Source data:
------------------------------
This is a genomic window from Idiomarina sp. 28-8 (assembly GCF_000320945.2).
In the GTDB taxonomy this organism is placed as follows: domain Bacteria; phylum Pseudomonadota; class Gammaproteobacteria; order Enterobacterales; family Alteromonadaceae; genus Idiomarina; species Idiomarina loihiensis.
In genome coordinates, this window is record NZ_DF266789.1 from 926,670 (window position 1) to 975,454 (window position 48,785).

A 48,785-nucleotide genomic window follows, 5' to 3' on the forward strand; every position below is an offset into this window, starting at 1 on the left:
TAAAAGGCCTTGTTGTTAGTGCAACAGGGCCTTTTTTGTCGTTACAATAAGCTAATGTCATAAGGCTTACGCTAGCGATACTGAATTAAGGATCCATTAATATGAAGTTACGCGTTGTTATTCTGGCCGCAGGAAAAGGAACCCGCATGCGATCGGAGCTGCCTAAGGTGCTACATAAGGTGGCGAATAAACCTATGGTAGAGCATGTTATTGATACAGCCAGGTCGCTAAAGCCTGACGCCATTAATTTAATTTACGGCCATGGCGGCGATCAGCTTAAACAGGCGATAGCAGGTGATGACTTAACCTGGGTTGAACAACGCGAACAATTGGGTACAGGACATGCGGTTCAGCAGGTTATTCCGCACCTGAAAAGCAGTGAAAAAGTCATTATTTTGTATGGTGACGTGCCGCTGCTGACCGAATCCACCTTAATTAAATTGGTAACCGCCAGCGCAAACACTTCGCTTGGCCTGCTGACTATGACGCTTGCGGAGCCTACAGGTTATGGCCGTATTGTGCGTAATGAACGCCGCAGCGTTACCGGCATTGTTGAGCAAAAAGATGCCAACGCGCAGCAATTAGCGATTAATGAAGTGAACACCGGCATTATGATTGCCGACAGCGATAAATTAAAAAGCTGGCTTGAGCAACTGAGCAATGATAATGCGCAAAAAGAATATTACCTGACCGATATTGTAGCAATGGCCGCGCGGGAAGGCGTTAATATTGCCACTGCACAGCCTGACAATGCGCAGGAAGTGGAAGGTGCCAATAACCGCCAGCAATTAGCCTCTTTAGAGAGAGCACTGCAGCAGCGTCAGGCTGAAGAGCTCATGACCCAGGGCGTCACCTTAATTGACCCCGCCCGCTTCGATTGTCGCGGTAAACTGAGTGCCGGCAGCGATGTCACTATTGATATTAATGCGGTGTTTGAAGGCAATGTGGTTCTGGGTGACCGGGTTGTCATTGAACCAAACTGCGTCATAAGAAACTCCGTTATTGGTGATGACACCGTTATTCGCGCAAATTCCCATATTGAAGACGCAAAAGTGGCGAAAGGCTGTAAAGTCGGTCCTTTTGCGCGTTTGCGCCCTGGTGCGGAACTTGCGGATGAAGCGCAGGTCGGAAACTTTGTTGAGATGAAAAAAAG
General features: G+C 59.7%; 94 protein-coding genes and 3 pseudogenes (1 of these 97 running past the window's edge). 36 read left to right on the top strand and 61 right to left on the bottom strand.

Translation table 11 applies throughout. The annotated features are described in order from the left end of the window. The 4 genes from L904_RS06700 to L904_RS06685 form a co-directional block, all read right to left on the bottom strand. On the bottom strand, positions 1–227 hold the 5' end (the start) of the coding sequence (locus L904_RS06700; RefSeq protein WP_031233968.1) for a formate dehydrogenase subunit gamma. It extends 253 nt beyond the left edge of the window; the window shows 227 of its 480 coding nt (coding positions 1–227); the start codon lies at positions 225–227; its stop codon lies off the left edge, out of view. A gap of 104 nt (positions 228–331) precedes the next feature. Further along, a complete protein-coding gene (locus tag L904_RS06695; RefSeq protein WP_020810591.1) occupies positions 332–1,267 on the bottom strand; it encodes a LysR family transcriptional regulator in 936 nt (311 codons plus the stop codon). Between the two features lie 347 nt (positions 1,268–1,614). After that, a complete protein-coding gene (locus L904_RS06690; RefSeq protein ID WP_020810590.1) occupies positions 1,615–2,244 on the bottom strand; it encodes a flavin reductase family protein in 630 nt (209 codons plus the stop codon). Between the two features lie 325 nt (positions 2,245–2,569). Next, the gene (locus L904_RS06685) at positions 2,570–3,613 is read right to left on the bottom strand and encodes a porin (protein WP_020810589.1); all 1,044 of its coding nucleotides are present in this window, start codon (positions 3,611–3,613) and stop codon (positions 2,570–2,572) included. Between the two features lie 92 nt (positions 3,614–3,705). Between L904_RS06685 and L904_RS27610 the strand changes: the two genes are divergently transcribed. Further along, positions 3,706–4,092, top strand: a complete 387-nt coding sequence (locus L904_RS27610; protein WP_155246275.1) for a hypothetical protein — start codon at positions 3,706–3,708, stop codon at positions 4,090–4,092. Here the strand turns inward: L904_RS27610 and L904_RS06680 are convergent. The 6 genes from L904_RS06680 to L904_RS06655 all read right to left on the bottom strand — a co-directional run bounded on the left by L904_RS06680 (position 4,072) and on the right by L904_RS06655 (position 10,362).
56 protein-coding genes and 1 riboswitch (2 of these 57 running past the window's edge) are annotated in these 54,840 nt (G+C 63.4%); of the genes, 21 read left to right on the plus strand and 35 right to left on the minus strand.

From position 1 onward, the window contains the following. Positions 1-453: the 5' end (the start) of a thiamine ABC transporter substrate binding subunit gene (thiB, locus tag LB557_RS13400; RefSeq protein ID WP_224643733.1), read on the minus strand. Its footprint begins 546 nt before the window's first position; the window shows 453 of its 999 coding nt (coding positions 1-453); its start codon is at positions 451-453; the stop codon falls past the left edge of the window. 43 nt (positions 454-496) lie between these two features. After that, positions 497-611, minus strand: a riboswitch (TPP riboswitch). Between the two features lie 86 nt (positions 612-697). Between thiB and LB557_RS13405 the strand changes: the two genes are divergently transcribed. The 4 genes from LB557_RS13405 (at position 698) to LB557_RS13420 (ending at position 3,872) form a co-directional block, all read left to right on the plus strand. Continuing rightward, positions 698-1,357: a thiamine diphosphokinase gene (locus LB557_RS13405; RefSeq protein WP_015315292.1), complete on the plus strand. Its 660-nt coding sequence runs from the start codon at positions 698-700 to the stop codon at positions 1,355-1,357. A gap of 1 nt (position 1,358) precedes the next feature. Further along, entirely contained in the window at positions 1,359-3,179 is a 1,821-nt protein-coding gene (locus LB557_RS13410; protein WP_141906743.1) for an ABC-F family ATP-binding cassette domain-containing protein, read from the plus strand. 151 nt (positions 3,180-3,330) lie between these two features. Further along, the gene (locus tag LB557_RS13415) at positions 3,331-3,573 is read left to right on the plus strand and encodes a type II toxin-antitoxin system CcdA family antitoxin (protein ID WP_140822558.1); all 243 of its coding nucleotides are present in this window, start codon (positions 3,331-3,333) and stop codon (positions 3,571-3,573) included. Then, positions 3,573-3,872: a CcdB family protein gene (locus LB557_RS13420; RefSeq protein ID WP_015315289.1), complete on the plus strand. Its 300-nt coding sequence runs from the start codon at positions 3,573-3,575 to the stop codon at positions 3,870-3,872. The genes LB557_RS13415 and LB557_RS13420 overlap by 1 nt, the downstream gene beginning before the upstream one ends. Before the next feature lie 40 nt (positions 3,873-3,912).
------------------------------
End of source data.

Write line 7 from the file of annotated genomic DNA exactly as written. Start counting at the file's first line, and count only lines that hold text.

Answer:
Translation table 11 applies throughout. The annotated features are described in order from the left end of the window. The 4 genes from L904_RS06700 to L904_RS06685 form a co-directional block, all read right to left on the bottom strand. On the bottom strand, positions 1–227 hold the 5' end (the start) of the coding sequence (locus L904_RS06700; RefSeq protein WP_031233968.1) for a formate dehydrogenase subunit gamma. It extends 253 nt beyond the left edge of the window; the window shows 227 of its 480 coding nt (coding positions 1–227); the start codon lies at positions 225–227; its stop codon lies off the left edge, out of view. A gap of 104 nt (positions 228–331) precedes the next feature. Further along, a complete protein-coding gene (locus tag L904_RS06695; RefSeq protein WP_020810591.1) occupies positions 332–1,267 on the bottom strand; it encodes a LysR family transcriptional regulator in 936 nt (311 codons plus the stop codon). Between the two features lie 347 nt (positions 1,268–1,614). After that, a complete protein-coding gene (locus L904_RS06690; RefSeq protein ID WP_020810590.1) occupies positions 1,615–2,244 on the bottom strand; it encodes a flavin reductase family protein in 630 nt (209 codons plus the stop codon). Between the two features lie 325 nt (positions 2,245–2,569). Next, the gene (locus L904_RS06685) at positions 2,570–3,613 is read right to left on the bottom strand and encodes a porin (protein WP_020810589.1); all 1,044 of its coding nucleotides are present in this window, start codon (positions 3,611–3,613) and stop codon (positions 2,570–2,572) included. Between the two features lie 92 nt (positions 3,614–3,705). Between L904_RS06685 and L904_RS27610 the strand changes: the two genes are divergently transcribed. Further along, positions 3,706–4,092, top strand: a complete 387-nt coding sequence (locus L904_RS27610; protein WP_155246275.1) for a hypothetical protein — start codon at positions 3,706–3,708, stop codon at positions 4,090–4,092. Here the strand turns inward: L904_RS27610 and L904_RS06680 are convergent. The 6 genes from L904_RS06680 to L904_RS06655 all read right to left on the bottom strand — a co-directional run bounded on the left by L904_RS06680 (position 4,072) and on the right by L904_RS06655 (position 10,362).